V. This decision was appealed by both the opponent and the proprietor. As the opponent and the proprietor are respectively appellant and respondent in the present appeal proceedings, for simplicity the board will continue to refer to them as the opponent and the proprietor.

VI. In its statement of grounds of appeal (letter dated 17 June 2013), the opponent requested that the decision of the opposition division be set aside and that the patent be revoked. The opponent furthermore alleged that in its written decision the opposition division had committed a substantial procedural violation of its right to be heard.

VII. The proprietor's statement of grounds of appeal (letter dated 18 June 2013) contained five claim sets as first to fifth auxiliary requests, the main request being that the patent be maintained unamended.

VIII. Responses to the respective appeals were filed by the the opponent (letter dated 13 August 2013) and the proprietor (letter dated 4 November 2013), the proprietor requesting that the opposition division's decision to admit D15, D17 to D19 and D22 into the proceedings be reversed.

IX. With letter dated 10 January 2014, the proprietor filed

D24: Experimental evidence, Numico Research 2006;

and

D25: P.G. Reeves, J. Nutr., volume 127, 1997,

pages 838S to 842S.

X. By communication dated 5 January 2015, the board provided its preliminary opinion in which it observed that the subject-matter of claim 1 appeared to be novel over D12, that D9 appeared not to be the closest prior art and that in view of the closest prior-art documents D6, D12 and D15, the objective technical problem appeared to be the provision of an alternative means to obtain the claimed therapeutic effect.

XI. In its response dated 27 March 2015, the proprietor filed new auxiliary requests 1 to 4, replacing former auxiliary requests 1 to 5.

XII. With its letter dated 22 June 2015, the opponent submitted

D24a: D.K. Layman, J. Nutr., volume 133(1), 2003,

pages 261S to 267S.

XIII. On 25 June 2015, oral proceedings were held before the board. The opponent declared during the oral proceedings that it was no longer pursuing its objection regarding the alleged procedural violation committed in the decision under appeal. The proprietor withdrew its request that D15, D17 to D19 and D22 not be admitted into the proceedings but maintained that request regarding D24a; no decision on this issue was needed since that document is not relevant to the present decision. All remaining requests made during the written proceedings were maintained.

XIV. So far as relevant to the present decision, the opponent's arguments can be summarised as follows:

- The ground under Article 100(c) EPC prejudiced the maintenance of the patent as granted, because the amendment of "fibre composition" in claims 12 to 15 as filed to read "fibre" in claims 12 to 15 as granted extended beyond the content of the application as filed.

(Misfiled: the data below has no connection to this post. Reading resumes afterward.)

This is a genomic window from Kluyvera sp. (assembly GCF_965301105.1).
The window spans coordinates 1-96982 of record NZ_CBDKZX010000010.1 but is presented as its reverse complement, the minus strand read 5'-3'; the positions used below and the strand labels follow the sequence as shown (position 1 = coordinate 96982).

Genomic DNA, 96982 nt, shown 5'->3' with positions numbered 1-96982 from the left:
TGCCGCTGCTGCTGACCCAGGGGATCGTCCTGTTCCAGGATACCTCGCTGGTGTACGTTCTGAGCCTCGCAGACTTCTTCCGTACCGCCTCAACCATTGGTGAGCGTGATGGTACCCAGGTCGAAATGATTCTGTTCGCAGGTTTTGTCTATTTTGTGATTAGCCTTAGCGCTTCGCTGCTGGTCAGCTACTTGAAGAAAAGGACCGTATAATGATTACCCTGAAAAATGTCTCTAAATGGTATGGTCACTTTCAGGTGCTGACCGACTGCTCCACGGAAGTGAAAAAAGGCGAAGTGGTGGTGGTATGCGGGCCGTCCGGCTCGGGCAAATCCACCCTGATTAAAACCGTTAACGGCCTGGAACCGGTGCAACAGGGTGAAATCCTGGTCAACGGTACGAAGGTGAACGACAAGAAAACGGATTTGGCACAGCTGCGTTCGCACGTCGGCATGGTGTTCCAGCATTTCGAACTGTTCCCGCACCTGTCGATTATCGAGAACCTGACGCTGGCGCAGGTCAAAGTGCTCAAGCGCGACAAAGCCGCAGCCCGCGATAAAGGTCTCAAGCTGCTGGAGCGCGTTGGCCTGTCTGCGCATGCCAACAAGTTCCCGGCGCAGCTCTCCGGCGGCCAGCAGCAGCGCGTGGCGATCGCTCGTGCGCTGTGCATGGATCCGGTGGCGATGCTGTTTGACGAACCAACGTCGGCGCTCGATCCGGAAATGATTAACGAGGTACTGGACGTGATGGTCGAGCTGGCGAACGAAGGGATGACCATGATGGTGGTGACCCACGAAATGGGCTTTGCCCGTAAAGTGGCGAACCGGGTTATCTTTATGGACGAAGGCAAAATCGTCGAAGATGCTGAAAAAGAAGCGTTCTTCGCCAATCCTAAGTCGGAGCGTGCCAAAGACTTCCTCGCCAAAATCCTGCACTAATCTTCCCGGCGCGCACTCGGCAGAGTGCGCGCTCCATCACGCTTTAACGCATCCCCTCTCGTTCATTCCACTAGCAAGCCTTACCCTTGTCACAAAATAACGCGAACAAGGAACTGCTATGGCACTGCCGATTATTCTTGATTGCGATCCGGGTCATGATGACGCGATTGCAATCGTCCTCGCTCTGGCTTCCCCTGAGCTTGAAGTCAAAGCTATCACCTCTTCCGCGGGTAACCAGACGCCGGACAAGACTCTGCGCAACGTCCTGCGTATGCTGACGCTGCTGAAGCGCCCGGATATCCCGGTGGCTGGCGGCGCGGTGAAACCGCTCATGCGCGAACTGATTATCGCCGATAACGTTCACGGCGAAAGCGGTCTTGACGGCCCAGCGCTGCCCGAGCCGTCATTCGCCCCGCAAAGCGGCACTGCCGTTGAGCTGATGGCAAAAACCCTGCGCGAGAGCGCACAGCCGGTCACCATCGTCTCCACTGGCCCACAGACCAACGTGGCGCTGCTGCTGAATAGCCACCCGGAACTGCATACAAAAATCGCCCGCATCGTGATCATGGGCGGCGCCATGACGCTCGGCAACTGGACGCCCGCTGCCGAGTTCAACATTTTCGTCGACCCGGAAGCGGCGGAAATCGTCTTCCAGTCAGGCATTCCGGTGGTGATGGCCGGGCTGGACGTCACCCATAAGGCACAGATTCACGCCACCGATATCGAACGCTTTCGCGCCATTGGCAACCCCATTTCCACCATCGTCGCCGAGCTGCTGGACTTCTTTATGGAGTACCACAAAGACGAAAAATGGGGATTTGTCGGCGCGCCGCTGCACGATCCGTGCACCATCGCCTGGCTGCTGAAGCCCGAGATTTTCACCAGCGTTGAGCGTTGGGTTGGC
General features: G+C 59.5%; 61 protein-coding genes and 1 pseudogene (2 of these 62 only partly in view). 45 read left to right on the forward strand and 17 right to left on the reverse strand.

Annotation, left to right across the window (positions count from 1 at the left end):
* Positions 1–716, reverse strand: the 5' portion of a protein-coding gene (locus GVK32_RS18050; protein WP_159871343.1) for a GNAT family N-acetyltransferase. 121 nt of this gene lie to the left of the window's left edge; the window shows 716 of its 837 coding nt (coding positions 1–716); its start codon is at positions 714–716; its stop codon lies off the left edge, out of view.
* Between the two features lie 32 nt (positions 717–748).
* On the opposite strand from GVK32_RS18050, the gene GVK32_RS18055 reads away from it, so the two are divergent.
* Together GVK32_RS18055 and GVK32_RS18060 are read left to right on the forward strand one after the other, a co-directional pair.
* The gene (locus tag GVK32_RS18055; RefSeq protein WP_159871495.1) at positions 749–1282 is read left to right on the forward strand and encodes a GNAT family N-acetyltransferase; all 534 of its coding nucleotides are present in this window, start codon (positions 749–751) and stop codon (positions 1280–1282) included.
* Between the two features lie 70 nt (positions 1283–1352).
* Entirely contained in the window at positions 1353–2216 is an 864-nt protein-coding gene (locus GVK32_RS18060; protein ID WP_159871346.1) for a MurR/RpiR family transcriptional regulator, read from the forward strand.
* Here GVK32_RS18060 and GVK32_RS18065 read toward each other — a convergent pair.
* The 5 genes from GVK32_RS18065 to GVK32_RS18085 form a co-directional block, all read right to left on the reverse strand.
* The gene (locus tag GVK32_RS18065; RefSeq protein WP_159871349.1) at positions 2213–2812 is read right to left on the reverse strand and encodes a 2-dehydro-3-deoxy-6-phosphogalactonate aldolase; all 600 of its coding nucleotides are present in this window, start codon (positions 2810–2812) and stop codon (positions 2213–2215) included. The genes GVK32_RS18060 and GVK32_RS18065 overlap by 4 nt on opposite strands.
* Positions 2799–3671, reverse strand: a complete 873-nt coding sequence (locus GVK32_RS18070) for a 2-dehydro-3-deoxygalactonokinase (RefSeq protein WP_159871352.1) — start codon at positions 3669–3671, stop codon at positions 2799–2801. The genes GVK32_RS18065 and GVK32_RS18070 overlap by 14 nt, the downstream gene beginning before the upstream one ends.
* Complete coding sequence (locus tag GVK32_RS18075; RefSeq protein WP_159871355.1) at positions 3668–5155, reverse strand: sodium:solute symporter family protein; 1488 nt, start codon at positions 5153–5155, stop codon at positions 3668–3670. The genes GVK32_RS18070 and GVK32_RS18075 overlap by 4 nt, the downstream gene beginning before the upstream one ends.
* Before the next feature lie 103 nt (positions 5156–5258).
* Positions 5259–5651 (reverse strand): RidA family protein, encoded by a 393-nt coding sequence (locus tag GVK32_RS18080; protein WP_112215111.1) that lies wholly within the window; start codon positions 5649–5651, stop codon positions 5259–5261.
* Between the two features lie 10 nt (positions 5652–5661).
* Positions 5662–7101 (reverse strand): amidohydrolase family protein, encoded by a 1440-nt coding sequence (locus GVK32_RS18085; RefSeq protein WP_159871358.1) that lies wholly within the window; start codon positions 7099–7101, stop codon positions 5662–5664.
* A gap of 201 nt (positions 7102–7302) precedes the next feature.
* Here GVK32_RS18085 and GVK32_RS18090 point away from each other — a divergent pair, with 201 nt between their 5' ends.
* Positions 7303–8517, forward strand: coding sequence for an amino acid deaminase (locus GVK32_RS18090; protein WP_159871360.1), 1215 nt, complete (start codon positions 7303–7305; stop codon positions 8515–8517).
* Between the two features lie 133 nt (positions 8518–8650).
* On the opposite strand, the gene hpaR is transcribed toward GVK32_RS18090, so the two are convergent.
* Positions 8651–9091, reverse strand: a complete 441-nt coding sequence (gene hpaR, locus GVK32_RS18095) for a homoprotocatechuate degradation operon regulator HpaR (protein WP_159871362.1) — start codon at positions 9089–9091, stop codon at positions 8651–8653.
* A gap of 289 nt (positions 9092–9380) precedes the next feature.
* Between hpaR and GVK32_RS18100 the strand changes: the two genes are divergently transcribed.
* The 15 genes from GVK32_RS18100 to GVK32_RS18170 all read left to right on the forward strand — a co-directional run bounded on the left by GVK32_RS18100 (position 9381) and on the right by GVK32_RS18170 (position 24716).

- The ground under Article 100(b) EPC prejudiced the maintenance of the patent as granted. The major lines of argument were that firstly the claimed therapeutic effect had not been demonstrated in the opposed patent and could not be obtained as evidenced by D17, secondly the claimed therapeutic effect had not been demonstrated for oligosaccharides other than galactooligosaccharides, and thirdly it was not credible that the claimed therapeutic effect on muscle wasting was likewise obtained for the different condition of sarcopenia.

- The subject-matter of claim 1 lacked novelty over D12, in particular the disclosure of compositions containing prebiotic fibres on page 9 of this document.

- The subject-matter of claim 1 was not inventive in view of D12 as the closest prior art. The objective technical problem in view of this document was the provision of an alternative, and the claimed choice of dietary fibres was an arbitrary choice already disclosed in this document. There was furthermore no evidence for any effect obtained by the further distinguishing features present in claims 12 and 13, so that the subject-matter of these claims lacked inventive step in view of D12 as well.

The subject-matter of claim 1 furthermore lacked inventive step in view of D15 in combination with D22 and D9 or D23, the subject-matter of claims 12 and 13 was obvious in view of D9 as the closest prior art (argument presented in the written proceedings only), and the subject-matter of claims 14 and 15 was not inventive in view of D6 (example IV) as the closest prior art.

XV. So far as relevant to the present decision, the proprietor's arguments can be summarised as follows:

- The ground under Article 100(c) EPC did not prejudice the maintenance of the patent as granted. The terms "fibre" and "fibre composition" were used interchangeably in the application as filed and, furthermore, the fibre in the application as filed could contain further components and thus was a fibre composition.

- The ground under Article 100(b) EPC did not prejudice the maintenance of the patent as granted: